Irena Klepfisz

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Irena Klepfisz

Irena Klepfisz (born April 17, 1941) is a Jewish lesbian author, academic and activist.[1]

Early life[edit]

Klepfisz was born in the Warsaw Ghetto on April 17, 1941,[2] the daughter of Michał Klepfisz, a member of the Jewish Labour Bund (Yiddish: der algemeyner yidisher arbeter bund), and his wife, Rose Klepfisz (née Shoshana Perczykow; 1914-2016).[3] In late April 1943, when she had just turned two years old, her father was killed on the second day of the Warsaw Ghetto Uprising (Yiddish: varshever geto oyfshtand).[4][5]

Earlier in 1943, Klepfisz's father had smuggled Irena and her mother out of the ghetto; Irena was placed in a Catholic orphanage, while her mother, using false papers, worked as a maid for a Polish family.[6] After the uprising, her mother retrieved her from the orphanage and fled with her into the Polish countryside, where they survived the Second World War by hiding and concealing their Jewish identities, aided by Polish peasants.[2][6] After the war, the remaining family moved briefly to Łódź before moving to Sweden in 1946. Irena and her mother immigrated to the United States in 1949.[7]


Klepfisz attended City College of New York, and studied with distinguished Yiddish linguist Max Weinreich, a founder of the YIVO Institute for Jewish Research.[8] Klepfisz graduated CCNY with honors in English and Yiddish.[9]

In 1963, she attended the University of Chicago to do graduate work in English Literature.[10] Irena Klepfisz received a Ph.D. in English in 1970.[7]

Irena Klepfisz has taught English, Yiddish, and Women's Studies.[7] In 2018, she retired from her position as a professor at Barnard in New York City.[11]


Today Klepfisz is known as a Yiddishist, but her מאַמע־לשון (mame-loshn, literally "mother tongue") was Polish; as a child she also learned Swedish. She began to learn Yiddish in Łódź in elementary school after the Second World War. She learned English after emigrating to the United States. In The Tribe of Dina: A Jewish Women's Anthology, which she co-edited with Melanie Kaye/Kantrowitz, Klepfisz describes the experience, up to age 16 or 17, of having "no language in which I was completely rooted".[10]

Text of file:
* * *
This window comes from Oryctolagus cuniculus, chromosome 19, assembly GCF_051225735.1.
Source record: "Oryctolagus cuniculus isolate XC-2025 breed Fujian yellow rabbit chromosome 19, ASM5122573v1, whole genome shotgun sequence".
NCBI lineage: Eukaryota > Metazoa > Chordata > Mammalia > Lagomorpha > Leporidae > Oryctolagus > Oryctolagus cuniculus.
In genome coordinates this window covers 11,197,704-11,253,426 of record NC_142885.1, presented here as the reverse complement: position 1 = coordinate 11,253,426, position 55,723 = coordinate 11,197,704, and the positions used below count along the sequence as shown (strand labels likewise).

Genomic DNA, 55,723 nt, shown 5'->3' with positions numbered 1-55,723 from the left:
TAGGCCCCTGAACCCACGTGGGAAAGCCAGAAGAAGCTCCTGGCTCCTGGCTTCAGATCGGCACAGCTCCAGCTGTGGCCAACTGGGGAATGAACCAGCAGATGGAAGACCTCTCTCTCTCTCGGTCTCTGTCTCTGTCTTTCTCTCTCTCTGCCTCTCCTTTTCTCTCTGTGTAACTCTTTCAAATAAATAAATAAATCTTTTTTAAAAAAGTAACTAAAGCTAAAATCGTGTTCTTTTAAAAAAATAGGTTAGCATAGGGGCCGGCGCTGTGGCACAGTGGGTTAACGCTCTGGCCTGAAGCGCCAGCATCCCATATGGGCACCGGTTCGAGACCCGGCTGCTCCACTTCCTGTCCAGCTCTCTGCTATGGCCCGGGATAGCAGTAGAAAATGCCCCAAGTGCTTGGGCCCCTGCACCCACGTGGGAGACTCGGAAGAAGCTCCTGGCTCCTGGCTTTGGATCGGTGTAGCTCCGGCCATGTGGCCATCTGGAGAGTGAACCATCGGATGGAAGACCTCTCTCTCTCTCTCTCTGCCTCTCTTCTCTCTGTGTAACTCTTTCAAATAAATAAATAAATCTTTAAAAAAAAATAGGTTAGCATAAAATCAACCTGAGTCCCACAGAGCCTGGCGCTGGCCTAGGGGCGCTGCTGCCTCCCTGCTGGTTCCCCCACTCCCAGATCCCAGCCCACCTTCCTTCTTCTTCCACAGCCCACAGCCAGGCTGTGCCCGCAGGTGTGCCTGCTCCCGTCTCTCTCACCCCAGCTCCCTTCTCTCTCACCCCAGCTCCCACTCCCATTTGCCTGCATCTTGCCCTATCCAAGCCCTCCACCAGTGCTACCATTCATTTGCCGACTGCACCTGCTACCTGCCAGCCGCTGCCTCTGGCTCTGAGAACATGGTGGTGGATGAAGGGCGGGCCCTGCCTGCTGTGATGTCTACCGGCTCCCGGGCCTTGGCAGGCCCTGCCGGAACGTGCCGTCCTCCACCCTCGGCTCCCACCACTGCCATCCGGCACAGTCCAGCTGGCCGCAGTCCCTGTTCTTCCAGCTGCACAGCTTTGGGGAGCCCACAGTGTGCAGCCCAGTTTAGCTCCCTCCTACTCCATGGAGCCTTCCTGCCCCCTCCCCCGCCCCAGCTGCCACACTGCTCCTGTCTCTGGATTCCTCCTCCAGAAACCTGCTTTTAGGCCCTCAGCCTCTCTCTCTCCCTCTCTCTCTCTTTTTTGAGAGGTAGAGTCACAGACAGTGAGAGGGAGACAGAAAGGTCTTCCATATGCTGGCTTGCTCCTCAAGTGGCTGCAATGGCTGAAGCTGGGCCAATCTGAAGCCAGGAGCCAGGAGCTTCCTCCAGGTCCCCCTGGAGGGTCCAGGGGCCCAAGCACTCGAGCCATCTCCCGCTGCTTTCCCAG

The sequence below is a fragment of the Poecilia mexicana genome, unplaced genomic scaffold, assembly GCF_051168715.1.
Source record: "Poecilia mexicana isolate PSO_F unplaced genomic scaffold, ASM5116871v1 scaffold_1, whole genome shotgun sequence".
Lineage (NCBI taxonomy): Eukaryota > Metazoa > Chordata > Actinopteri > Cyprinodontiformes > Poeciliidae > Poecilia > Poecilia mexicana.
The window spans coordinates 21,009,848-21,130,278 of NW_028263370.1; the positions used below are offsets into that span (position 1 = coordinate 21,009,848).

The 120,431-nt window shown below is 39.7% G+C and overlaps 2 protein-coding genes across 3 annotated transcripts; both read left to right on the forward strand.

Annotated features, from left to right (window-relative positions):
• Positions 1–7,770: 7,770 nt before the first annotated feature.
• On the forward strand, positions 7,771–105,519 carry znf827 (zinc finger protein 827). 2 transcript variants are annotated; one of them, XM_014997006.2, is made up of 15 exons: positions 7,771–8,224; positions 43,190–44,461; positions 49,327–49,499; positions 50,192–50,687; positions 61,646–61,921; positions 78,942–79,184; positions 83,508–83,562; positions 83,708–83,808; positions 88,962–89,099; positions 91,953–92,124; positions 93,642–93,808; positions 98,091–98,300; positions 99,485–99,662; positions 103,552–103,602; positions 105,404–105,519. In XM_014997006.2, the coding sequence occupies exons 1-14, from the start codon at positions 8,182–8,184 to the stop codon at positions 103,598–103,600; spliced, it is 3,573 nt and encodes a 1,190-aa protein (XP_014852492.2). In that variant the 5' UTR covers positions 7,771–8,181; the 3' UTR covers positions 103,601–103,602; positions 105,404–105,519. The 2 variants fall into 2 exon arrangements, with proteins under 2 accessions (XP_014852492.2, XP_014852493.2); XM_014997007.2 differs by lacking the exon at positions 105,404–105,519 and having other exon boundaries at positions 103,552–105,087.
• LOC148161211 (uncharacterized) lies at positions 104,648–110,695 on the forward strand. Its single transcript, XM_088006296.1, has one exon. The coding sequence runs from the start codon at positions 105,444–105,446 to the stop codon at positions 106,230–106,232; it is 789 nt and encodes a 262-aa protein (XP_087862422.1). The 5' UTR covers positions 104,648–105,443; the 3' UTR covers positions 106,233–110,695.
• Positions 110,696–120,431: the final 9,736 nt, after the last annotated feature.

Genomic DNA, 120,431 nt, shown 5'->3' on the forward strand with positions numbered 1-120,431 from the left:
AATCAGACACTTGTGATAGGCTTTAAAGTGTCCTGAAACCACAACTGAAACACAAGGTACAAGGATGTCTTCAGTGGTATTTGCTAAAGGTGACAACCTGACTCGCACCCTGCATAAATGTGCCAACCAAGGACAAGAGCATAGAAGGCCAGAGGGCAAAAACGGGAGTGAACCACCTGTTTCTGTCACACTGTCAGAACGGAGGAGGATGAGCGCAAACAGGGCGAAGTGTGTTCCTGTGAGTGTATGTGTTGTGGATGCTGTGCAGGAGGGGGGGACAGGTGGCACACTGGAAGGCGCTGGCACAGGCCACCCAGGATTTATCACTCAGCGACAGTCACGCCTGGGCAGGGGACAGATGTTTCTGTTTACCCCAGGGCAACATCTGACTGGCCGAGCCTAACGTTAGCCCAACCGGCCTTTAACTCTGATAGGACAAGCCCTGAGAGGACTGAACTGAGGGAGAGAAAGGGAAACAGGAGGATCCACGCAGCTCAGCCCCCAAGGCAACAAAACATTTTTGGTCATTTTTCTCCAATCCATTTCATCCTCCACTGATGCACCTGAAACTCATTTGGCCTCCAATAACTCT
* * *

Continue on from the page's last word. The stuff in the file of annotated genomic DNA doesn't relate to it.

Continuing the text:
Irena is well known for her translations of Yiddish poets Kadya Molodowsky and Fradl Shtok.[2]


Klepfisz has worked as an activist in feminist, lesbian, and secular Jewish communities. She is also co-founder of The Jewish Women's Committee to End the Occupation of the West Bank and Gaza (JWCEO).[6] Along with Nancy Bereano, Evelyn T. Beck, Bernice Mennis, Adrienne Rich, and Melanie Kaye/Kantrowitz, Irena Klepfisz was a member of Di Vilde Chayes (English: The Wild Beasts), a Jewish feminist group that examined and responded to political issues in the Middle East, as well as antisemitism.[12][13]


Klepfisz began publishing her poems in 1971. She was a founding editor of Conditions, a feminist magazine emphasizing the writing of lesbians, and also was a co-editor of The Tribe of Dina: A Jewish Women's Anthology (the other co-editor was Melanie Kaye/Kantrowitz). Klepfisz has also been a contributor to the Jewish feminist magazine Bridges, and wrote the introduction to Found Treasures: Stories by Yiddish Women Writers. A collection of Klepfisz's poetry and prose was published under the title Different Enclosures in 1985.[14]